Three months ago my wife of five years told me she wanted us to separate. I was taken by complete surprise. Our marriage has never, by any means, been perfect — we would often row about very minor issues, but any disagreement was only ever very brief and we would move on quickly.
We have had some great adventures and have traveled most of Europe and Asia together, and we are both very close to each other’s families. Both of us were very clear from the beginning that we wanted to have children. We delayed trying for a family until 18 months ago, while we pursued our careers and bought a house together. However, we have had no success with our fertility journey. Our GP recommended that I undergo sperm analysis, and the results, which were returned just before my wife announced that she wished to separate, showed that the quantity and quality of my sperm is very poor and that even through IVF I am unlikely to ever father a child. A reanalysis confirmed the findings. My wife showed me very little empathy. Even though I was visibly devastated, she became withdrawn and refused to discuss the issue.
When she decided that she wanted to separate she said that she no longer loved me and did not want to discuss it any further. She returned to her parent’s house within a week and has barely spoken or replied to any of my messages since. She refuses to seek counseling and is adamant that our marriage is over. The only explanation for any of this is my fertility issues. I know, as I am sure she does, that there are now many solutions to these difficulties, the obvious being sperm donation. I have respected her by maintaining a distance, but I cannot accept that she no longer loves me and that our marriage is over, when there may very well be solutions.
The great difficulty here is that when one person wishes to leave a relationship, and offers no opportunity for reconciliation, there is little the other person can do but accept it.
However, you got married and you deserve an explanation so that you can come to terms with your new existence and begin to rebuild your life. If you could understand better, it might allow you some ease, and this might be worth investigating. What is the history of your wife’s family? Are there stories of issues with parenting or fertility in her family? Such stories may be hidden, so it can be difficult to decipher the true situation, but it is a very sudden decision on her part to leave so close to knowing that you have fertility issues.
You say you are respecting her by allowing distance, and this is laudable, but it does not allow for any conclusions or next steps to happen. Is it possible that you are reluctant to engage with her for fear of hearing that your marriage is truly over? Fertility issues are common: one in six Irish couples will experience it, so it is something that most people have some knowledge about.
As you are suffering so much, some action needs to be taken to allow you to move on from the shock phase of this disclosure
Couples can experience intense closeness through going through such difficulties together, but they may also experience huge distress, as one or another person can feel blamed, often with nothing being said. These difficulties are often compounded by the silence that surrounds the situation, with little support being offered to the carrier of the blame, in this case you.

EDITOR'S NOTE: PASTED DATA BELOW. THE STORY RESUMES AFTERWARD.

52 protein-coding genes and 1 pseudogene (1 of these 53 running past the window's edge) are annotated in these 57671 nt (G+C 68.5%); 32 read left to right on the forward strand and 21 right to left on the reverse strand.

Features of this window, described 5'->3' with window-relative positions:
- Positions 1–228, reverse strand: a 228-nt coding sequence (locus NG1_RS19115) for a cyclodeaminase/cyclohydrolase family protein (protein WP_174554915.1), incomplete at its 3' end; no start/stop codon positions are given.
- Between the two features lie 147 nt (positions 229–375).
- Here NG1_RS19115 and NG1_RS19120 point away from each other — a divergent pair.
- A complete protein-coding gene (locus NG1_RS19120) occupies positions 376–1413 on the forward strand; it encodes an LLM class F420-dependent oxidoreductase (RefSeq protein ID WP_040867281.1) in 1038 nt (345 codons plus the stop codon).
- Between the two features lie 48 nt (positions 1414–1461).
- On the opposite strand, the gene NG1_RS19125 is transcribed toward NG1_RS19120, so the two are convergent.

As you have long held the desire to father children, you have your own grief process to go through, and it may be that this has been put in abeyance as you deal with the separation issues. You would benefit from getting emotional and psychological support at this time, as your many, including the losses likely loss of connection with your wife’s family, with whom you have enjoyed such a close relationship.
One of the ways of having a conversation with your wife is to make use of the national family mediation service, as it allows for all the issues to be raised and discussed. However, you can only initiate this service if you are both clear that separation is on the cards, and it seems that you are not at this point yet. But it may be a way for you to open a conversation while also forcing yourself to accept that the relationship is at a crisis point that might result in it ending.
As you are suffering so much, some action needs to be taken to allow you to move on from the shock phase of this disclosure. Invite your wife into a series of open discussions where you can untangle the issues — if this is impossible on your own, seek a third party to assist (mediation, counseling, a trusted friend or relative).
There is a possibility that you did not see this coming because you were not alert to what was really going on in your relationship, and bringing this up as a topic for conversation allowing your wife to participate as someone who is not wholly responsible for the situation you find yourselves in. Be persistent in the need for discussion, and seek your own support as you through this difficult and sad time. Free mediation for separating couples can be found at citizensinformation.ie.
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